Libyan warlord Khalifa Haftar on Monday said his militia would not be subordinate to the current Libyan government, claiming that it would only deal with a popularly elected authority.
In a speech on the 81st anniversary of the Libyan army’s establishment, Haftar said his militia “won’t be subject to any authority except to an authority that will be directly elected by the people.”
Haftar, who is based in the eastern city of Benghazi, added that his militia would withstand any pressure in this direction and hinted that he would hinder any attempt by the city to work with the current Libyan authorities.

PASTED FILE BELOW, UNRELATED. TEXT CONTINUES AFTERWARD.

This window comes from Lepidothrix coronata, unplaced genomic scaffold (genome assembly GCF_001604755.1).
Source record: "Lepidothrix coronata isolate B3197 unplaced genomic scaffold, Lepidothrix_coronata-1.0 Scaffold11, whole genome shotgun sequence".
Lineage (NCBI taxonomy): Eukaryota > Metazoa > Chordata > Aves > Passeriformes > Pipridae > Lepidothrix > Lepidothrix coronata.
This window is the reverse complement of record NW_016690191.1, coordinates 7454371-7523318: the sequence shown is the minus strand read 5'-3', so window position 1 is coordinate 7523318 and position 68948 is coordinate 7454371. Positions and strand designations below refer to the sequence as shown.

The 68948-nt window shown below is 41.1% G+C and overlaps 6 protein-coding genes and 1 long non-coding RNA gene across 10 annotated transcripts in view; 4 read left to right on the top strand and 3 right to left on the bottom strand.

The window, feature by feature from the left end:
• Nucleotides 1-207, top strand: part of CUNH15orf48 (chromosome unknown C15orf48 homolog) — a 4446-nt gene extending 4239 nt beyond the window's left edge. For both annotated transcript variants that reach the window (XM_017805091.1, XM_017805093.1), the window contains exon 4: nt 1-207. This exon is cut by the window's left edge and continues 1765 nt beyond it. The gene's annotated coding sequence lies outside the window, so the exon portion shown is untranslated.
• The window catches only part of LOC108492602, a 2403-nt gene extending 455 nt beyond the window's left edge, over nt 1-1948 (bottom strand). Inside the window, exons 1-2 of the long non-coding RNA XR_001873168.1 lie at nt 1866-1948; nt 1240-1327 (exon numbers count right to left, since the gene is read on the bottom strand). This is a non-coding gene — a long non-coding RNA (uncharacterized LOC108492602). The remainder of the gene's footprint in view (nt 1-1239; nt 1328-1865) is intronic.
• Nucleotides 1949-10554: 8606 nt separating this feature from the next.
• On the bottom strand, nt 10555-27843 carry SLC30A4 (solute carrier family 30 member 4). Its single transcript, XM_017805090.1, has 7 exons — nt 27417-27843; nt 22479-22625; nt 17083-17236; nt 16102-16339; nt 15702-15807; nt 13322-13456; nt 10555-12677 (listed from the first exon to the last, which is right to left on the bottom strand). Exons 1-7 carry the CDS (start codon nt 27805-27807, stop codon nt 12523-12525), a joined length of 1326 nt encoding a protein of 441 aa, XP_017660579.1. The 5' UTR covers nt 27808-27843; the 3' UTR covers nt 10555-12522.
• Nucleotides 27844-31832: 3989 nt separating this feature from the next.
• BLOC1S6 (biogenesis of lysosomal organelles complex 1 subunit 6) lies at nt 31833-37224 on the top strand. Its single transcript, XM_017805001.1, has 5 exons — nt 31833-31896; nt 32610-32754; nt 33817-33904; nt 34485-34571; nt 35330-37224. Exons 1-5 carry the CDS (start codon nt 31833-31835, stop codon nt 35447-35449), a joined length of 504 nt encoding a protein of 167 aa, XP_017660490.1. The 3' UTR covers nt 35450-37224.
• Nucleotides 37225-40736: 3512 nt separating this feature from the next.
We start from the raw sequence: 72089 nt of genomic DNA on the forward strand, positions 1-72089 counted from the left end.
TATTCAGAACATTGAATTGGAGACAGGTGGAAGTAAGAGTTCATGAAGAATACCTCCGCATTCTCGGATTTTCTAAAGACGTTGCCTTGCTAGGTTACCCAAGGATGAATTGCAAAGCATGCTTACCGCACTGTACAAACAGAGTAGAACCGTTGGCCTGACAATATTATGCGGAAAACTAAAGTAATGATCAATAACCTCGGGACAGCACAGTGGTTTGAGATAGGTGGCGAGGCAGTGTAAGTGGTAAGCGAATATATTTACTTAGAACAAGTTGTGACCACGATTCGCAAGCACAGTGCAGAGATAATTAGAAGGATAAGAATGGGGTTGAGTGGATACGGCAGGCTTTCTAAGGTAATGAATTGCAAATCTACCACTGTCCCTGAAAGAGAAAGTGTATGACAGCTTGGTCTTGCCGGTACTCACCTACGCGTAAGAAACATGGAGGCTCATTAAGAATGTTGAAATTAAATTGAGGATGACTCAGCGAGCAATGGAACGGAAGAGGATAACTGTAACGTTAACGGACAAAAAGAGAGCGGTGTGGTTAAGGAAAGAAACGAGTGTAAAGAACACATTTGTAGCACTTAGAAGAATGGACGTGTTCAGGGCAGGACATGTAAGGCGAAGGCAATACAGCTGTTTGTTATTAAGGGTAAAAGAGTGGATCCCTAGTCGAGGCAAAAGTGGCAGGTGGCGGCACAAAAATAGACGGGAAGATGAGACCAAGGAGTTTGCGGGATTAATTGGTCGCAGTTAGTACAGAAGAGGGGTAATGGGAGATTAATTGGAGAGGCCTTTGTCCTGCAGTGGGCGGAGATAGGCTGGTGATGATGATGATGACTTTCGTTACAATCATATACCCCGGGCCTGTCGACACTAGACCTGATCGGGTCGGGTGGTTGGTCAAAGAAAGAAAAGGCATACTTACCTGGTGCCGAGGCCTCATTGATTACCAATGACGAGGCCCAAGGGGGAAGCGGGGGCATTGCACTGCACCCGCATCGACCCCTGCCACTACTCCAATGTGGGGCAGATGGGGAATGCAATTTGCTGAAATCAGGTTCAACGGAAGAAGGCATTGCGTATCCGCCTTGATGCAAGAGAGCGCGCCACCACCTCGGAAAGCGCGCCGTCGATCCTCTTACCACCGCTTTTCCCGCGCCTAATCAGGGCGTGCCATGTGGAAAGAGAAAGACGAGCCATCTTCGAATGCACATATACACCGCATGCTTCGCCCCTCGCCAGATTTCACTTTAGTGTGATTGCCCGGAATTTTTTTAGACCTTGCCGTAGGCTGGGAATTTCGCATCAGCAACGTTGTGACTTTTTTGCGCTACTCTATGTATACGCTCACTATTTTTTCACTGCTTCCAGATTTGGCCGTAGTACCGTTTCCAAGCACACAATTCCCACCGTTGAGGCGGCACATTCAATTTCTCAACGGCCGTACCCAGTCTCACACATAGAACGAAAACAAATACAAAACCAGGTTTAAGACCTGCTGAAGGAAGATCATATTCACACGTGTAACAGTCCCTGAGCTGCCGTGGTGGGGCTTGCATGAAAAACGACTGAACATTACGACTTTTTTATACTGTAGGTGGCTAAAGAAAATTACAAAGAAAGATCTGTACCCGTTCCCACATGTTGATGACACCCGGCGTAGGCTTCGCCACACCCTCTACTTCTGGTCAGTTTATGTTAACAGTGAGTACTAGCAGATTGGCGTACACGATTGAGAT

On Feb. 5, Libyan political groups agreed in UN-mediated talks to form an interim unity government to lead the country to elections this December, designating a prime minister, Abdul Hamid Dbeibeh, and tasking him with forming a new government.
In June 2020, Haftar’s putschist militia sustained a severe defeat and fled from areas it had previously controlled in western Libya.
Libyans hope that the move will end years of civil war that have engulfed the country since the ouster and killing of strongman Muammar Gaddafi in 2011.